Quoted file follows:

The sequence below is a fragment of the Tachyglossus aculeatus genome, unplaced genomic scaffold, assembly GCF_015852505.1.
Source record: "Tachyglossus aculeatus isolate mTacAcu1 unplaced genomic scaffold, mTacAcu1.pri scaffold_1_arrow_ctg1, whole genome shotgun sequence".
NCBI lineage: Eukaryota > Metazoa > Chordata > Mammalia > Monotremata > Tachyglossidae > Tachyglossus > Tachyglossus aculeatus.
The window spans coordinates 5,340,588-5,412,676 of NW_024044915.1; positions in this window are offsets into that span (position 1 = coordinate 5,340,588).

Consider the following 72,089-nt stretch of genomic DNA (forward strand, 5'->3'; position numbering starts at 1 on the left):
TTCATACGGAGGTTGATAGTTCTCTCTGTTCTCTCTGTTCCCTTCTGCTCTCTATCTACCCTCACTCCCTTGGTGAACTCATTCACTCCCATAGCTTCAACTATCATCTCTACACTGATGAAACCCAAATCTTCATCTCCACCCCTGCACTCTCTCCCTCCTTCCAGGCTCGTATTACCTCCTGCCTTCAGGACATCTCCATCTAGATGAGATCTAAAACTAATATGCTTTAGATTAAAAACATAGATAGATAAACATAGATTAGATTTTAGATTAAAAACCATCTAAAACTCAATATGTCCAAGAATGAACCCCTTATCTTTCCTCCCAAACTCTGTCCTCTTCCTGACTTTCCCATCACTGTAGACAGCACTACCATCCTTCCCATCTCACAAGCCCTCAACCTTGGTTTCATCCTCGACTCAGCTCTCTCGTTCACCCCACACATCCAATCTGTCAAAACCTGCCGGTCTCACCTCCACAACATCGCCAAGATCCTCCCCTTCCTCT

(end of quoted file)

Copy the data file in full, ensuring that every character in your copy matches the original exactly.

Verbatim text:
The sequence below is a fragment of the Tachyglossus aculeatus genome, unplaced genomic scaffold, assembly GCF_015852505.1.
Source record: "Tachyglossus aculeatus isolate mTacAcu1 unplaced genomic scaffold, mTacAcu1.pri scaffold_1_arrow_ctg1, whole genome shotgun sequence".
NCBI lineage: Eukaryota > Metazoa > Chordata > Mammalia > Monotremata > Tachyglossidae > Tachyglossus > Tachyglossus aculeatus.
The window spans coordinates 5,340,588-5,412,676 of NW_024044915.1; positions in this window are offsets into that span (position 1 = coordinate 5,340,588).

Consider the following 72,089-nt stretch of genomic DNA (forward strand, 5'->3'; position numbering starts at 1 on the left):
TTCATACGGAGGTTGATAGTTCTCTCTGTTCTCTCTGTTCCCTTCTGCTCTCTATCTACCCTCACTCCCTTGGTGAACTCATTCACTCCCATAGCTTCAACTATCATCTCTACACTGATGAAACCCAAATCTTCATCTCCACCCCTGCACTCTCTCCCTCCTTCCAGGCTCGTATTACCTCCTGCCTTCAGGACATCTCCATCTAGATGAGATCTAAAACTAATATGCTTTAGATTAAAAACATAGATAGATAAACATAGATTAGATTTTAGATTAAAAACCATCTAAAACTCAATATGTCCAAGAATGAACCCCTTATCTTTCCTCCCAAACTCTGTCCTCTTCCTGACTTTCCCATCACTGTAGACAGCACTACCATCCTTCCCATCTCACAAGCCCTCAACCTTGGTTTCATCCTCGACTCAGCTCTCTCGTTCACCCCACACATCCAATCTGTCAAAACCTGCCGGTCTCACCTCCACAACATCGCCAAGATCCTCCCCTTCCTCT